Pastures respond to thunderstorms

By Patrick Francis

Moffitts Farm first thunderstorm rain for the summer happened over 36 hours on 26 to 28 February. A total of 67 mm fell in two torrential downpours. Prior to this fall summer rain totaled 15 mm in December, 2 mm in January and 16 mm in February. Coupled with record high temperature and 30th percentile spring rainfall, this was the driest summer we had experienced.

There was no runoff from the thunderstorms as pasture dry matter cover was moderate to high at 3000 to 5000 kg dry matter per ha.

Response to the rainfall was dramatic with the summer active cocksfoot and tall fescue sending up 20 cm plus leaves from multiple tillers within 11 days.

Response to the rainfall was dramatic with the summer active cocksfoot (left) and tall fescue growing 20 cm plus leaves from multiple tillers within 11 days.
Response to the rainfall was dramatic with the summer active cocksfoot (left) and tall fescue growing 20 cm plus leaves from multiple tillers within 11 days.

Given some pastures had particularly long dry stems, the rainfall gave me an opportunity to try pasture topping with a slasher (it was too dangerous to use a slasher in the tinder dry pastures prior to the rain). The idea is to cut the thick tall stems off without damaging the crown; to do this the slasher operated about 25 – 35 cm off the soil surface. As the images below shows, when the dry stems are not particularly thick, this strategy is not worthwhile as far as green leaf growth is concerned. But in some paddocks where stem dry matter was extreme, topping will hasten the decomposition process of the stalks, which would otherwise oxidise in the air or be eventually trampled onto the ground by livestock (this usually takes to the following spring on Moffitts Farm).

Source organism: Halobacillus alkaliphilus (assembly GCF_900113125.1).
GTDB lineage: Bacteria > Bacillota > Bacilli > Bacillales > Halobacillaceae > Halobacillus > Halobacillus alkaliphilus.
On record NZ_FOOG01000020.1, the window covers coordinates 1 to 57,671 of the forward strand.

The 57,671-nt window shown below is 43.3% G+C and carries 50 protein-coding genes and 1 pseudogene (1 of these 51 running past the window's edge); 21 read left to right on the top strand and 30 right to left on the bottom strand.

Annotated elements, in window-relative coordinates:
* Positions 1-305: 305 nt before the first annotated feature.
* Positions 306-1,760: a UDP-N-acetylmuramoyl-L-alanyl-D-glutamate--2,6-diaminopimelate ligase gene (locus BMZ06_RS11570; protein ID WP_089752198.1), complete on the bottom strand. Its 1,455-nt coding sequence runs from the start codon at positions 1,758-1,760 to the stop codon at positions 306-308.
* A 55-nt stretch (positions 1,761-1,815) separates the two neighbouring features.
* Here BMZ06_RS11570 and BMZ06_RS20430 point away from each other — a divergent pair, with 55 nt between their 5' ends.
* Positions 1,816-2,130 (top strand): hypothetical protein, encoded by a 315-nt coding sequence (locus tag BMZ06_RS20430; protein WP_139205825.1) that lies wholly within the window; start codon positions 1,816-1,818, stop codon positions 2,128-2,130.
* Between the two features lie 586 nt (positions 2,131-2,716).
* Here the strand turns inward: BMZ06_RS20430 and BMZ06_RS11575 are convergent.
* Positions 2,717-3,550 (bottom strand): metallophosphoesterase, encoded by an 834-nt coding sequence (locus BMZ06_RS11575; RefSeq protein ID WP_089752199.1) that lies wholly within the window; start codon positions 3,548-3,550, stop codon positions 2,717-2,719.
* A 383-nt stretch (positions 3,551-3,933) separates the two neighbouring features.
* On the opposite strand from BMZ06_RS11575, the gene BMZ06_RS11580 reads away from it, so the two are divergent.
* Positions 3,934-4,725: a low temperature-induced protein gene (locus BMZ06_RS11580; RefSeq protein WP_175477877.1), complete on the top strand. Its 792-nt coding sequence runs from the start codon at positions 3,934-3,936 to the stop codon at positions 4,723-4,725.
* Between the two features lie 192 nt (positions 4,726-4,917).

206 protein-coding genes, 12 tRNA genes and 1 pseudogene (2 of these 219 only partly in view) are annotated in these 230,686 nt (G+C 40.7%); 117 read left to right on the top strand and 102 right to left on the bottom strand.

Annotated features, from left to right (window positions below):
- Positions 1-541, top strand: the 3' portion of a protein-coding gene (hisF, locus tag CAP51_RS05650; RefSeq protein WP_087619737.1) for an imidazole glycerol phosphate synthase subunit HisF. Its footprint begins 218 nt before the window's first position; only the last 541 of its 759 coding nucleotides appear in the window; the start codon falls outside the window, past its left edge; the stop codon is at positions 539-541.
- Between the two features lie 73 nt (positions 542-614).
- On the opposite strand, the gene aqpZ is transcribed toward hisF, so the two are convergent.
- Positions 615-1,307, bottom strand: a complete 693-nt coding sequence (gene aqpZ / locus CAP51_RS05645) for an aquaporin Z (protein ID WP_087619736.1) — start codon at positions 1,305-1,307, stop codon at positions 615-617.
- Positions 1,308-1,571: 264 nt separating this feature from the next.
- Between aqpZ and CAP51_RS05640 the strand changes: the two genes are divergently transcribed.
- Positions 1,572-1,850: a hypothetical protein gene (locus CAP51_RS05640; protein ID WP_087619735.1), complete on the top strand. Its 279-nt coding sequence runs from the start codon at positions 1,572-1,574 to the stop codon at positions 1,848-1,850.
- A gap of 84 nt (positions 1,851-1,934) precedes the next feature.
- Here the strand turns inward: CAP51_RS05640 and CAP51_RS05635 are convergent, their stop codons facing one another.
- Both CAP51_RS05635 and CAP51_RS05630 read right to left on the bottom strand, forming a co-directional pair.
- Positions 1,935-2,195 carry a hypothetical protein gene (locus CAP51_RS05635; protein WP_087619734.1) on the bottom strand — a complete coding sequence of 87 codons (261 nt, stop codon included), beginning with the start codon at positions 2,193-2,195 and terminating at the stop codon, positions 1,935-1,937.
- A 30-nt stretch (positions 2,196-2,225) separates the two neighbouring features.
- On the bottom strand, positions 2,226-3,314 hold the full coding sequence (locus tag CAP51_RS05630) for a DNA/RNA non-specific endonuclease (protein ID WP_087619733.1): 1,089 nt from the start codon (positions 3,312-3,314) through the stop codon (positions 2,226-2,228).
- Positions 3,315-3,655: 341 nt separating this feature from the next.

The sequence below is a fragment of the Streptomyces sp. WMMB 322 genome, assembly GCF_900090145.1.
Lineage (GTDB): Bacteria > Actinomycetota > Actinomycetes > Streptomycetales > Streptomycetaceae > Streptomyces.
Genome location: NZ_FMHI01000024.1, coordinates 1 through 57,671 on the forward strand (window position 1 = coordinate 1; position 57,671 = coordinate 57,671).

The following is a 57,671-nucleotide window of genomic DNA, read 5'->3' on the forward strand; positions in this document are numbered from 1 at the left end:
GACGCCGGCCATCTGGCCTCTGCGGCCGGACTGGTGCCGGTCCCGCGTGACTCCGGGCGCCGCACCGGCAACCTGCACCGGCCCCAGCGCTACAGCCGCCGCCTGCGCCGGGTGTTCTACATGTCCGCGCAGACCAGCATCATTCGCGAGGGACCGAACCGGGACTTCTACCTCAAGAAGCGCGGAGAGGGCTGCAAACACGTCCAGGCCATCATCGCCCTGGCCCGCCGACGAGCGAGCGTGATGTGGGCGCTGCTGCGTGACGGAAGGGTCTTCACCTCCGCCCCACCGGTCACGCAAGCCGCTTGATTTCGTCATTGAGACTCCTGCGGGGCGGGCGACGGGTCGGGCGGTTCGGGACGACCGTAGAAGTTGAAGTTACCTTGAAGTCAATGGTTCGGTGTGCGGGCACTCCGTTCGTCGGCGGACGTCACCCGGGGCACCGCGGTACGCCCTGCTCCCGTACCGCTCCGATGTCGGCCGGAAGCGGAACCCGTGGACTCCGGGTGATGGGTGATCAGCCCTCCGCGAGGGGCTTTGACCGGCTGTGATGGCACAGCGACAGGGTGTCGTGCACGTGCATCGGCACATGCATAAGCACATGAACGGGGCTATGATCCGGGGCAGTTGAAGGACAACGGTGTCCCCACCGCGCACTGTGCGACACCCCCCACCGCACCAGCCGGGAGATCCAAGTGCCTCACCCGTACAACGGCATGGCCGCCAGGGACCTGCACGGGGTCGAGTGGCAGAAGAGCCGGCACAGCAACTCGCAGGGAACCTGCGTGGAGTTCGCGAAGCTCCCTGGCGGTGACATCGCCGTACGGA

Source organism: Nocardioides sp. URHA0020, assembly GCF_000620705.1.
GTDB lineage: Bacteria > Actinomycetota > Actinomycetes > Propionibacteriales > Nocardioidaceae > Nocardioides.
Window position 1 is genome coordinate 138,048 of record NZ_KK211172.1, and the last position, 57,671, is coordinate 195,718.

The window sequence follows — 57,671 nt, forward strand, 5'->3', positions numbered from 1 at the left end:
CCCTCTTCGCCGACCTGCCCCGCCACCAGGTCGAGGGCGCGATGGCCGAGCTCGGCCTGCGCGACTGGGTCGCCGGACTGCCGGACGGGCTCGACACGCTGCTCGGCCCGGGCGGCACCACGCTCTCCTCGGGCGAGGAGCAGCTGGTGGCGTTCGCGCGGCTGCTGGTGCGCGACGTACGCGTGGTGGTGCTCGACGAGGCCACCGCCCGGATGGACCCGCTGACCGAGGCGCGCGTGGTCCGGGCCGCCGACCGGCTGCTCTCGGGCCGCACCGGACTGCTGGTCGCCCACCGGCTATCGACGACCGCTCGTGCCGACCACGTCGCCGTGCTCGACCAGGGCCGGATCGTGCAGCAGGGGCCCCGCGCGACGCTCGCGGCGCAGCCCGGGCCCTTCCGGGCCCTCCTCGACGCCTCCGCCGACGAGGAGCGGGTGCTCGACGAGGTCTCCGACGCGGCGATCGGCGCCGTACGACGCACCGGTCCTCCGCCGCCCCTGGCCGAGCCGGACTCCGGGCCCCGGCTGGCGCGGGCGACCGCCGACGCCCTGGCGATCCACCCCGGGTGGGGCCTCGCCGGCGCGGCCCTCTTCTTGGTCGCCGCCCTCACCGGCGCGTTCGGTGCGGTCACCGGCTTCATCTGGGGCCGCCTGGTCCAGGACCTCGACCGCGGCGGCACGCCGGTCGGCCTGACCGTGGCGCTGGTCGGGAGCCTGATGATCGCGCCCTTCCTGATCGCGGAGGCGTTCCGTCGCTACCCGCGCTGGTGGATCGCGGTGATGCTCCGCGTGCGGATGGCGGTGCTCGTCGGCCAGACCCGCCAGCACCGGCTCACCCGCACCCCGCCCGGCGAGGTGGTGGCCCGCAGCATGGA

I note advocates of Allan Savory’s grazing strategy often suggest using livestock impact to incorporate less or non-edible stems into the soil.  I am not an advocate of this strategy on Moffitts Farm for a number of reasons. They include:

* This is not a brittle grassland environement and there is already close to 100% ground cover comprising plant crowns and plant organic matter. There is no surface crust to disturb or break up.

* The high stock density required  to acheive the effect may in this environment either cause significant soil compaction, or surface pugging depending on rainfall prior to and during the high impact strategy.

* There is a risk that with plant damage during the strategy and no-rain after it that perennial plants could be slow to recover once rain occurs. Spring 2012 was a classic example of this risk event, pasture growth was strong in early spring after excellent winter rainfall. But spring rain failed as did summer rain.

* There is a risk from a high intensity rainfall event, causing top soil, organic matter and livestock manure erosion if it occurs during or soon after a high impact grazing strategy.

* Standing feed, even if dry, is always a substrate for each animal’s rumen microorganisms to breakdown. They can be assisted in their job with nitrogren sources in licks. In comparison bare paddocks  have little dry matter on offer so livestock need fodder provided.

* There could be some animal health issues with this strategy especially with internal worms when animals are forced to graze a quickly decreasing and soiled plant matter.

* For me there is an ethical factor involved relating to animal welfare. While Allan Savory says the strategy mimics the wild herd migration on southern Africa’s grasslands, artifically mimicing this natural process with livestock confined by electric fences could unintentionally be abused. In super high stocking density regimes there is very little margin for error as unlike the wild herds, the livestock have no fresh pasture to move onto until a person intervenes.

Moffitts farm pasture growth after rain 10 March 2013

 

 

 

 

 

 

 

 

Moffitts farm pasture growth after rain 10 March 2013 with livestock

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